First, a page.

Happiness and Depression

Hello again!

Today I would like to write about something that I know I’ve touched on before, but has sparked me to make some changes in my daily life. First let me begin by saying that I have battled depression for most of my life. I was 14 when I asked my mother if I could go to therapy because I was so unhappy, but by no means did it begin then. I think it started when I was 8 or 9 years old, largely in part to my parents splitting up. Prior to that, I was an excellent student, outgoing and participatory. I will add, that I was also bullied because I was extremely tall for my age and we were very poor, so I was picked on A LOT. I then became a bully, because, well, I wasn’t going to let someone get the jump on me.

Anyway, by the time my parents finally split up I immediately internalized it, believing that there was something that I could have done better to keep them together. They should have probably never BEEN together in the first place, but then I’d never be here to share my story either. So there’s that. I started to withdraw from things I once enjoyed and came very close to failing out of elementary school, though writing was probably what saved me because it came easy to me. I was in gifted programs and special classes, but I struggled to even care. I did everything I was supposed to because my family would accept nothing less and honestly, they could be scary.

My mother was largely absent due to working 80-100 hours a week, putting herself through nursing school and everything. My father had a new wife, so we were more of an obligation to them. So in the care of our babysitter, who was also our grandfather, my brother and I basically only had each other. My grandfather’s version of babysitting was not letting us out of his sight, which meant many, many days and weeks of watching TV game shows and the news.

When I got older and was able to care for myself, I began to be rebellious probably because I had rarely been let outside. I need do stretch my legs, so to speak. I drank alcohol, smoked cigarettes, did drugs, partied… you name it, all before I was out of high school. Granted, I was one of the most responsible people I knew (and still know), because I have spent the majority of my life taking responsibility for things that are not mine to internalize. But that’s what I do. I have to be honest here and say that since I was a kid suicide always seemed like a viable option, but my failed and ignorant attempts only made the depression I felt worse.

When I was 19, I did not drive a car because I could not afford one. I borrowed my friend’s car to take my driving test. I had driven her car once, maybe, before then and the transmission was failing. I’m surprised I passed, and so was the person administering the test. He said “given your equipment, you passed with flying colors”. Anyway, I was working two menial jobs on opposite ends of town, along basically the same road. I relied on the bus to get me places or walking, which I did a tremendous amount of. One day I was getting off my day job and had to time it perfectly so that I could catch my connecting bus later, and I failed. When I got to my connection, the bus was already driving away and I immediately started freaking out. I had my first full fledged panic attack that day, though I thought I was having a heart attack. When I stumbled into my apartment, sobbing uncontrollably, I called my mom who was a nurse. She could barely understand my inaudible words through the wheezing and hysteria. This was all because I missed the bus and I couldn’t get to my night job. I went to the hospital to make sure I wasn’t really having a heart attack, but that started the regular attacks.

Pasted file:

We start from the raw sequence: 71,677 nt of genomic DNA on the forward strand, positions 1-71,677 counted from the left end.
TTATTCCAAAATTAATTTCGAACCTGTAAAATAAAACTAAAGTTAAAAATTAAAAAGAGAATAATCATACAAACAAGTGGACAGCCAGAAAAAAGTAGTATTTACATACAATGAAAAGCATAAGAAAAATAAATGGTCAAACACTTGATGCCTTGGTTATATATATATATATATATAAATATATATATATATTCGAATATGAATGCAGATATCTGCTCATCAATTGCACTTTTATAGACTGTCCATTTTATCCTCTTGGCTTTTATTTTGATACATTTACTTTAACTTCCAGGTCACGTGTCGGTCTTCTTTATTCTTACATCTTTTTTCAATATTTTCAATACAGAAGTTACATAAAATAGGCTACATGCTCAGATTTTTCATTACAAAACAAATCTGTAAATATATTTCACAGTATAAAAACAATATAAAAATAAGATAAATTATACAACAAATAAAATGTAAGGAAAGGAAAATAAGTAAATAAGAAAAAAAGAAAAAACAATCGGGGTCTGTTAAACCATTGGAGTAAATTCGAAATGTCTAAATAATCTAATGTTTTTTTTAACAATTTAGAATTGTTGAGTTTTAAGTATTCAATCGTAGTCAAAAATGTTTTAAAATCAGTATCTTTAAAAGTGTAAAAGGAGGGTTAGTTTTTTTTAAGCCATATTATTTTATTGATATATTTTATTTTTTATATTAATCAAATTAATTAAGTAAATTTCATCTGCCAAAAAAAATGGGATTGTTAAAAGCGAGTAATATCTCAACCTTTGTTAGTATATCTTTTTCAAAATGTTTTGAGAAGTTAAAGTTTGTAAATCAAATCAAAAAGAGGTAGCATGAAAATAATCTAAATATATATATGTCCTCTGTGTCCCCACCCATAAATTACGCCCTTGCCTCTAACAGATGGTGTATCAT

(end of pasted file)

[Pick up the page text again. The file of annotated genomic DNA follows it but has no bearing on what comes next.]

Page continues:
For the next several months, I would wake up in such fear and dread that I would throw up before I went to work every day. I became more and more depressed, money was tight so I was even more worried. I was stuck in this cycle of dread and fear and depression and hopelessness. Since that time, I have had more freak outs, as I call them, than I could possibly count. I have been medicated, self-medicated, and worse to cope with the dread and sadness I have experienced.

So what does this have to do with happiness? I’m sure you’re asking by this point… I have determined that happiness is elusive, and I’ve kind of mentioned this before in previous blog posts. But beyond the elusiveness of this thing that we are trying so hard to find, is that even through all of the hardships, heartaches, struggles and worse, I am still looking for sources of happiness and I’ve also learned to manage my anxiety and depression to where I can still sort of function. I’m no longer sobbing uncontrollably on my bed in the dark with someone silently (or not so silently) judging me for being “weak” or “pathetic”. Instead, I wear my ability to endure like a badge of honor. Not only is the world against me, but so is my own brain, and I’ve still managed to make it this far. Some days, that’s all you’ve got. But I will say that even in my darkest days, which I’ve been experiencing a couple of lately, I still find sources of happiness everyday. It could be something so simple that will make me smile, like a picture of a baby hippo someone tagged me in on social media, or a text from my husband about nothing at all.

This is where we find our happiness on a daily basis. The simple things that make you smile in the darkest times and our ability to endure the storm of life.

Thanks for reading!



~ by wendemachete on June 19, 2014.

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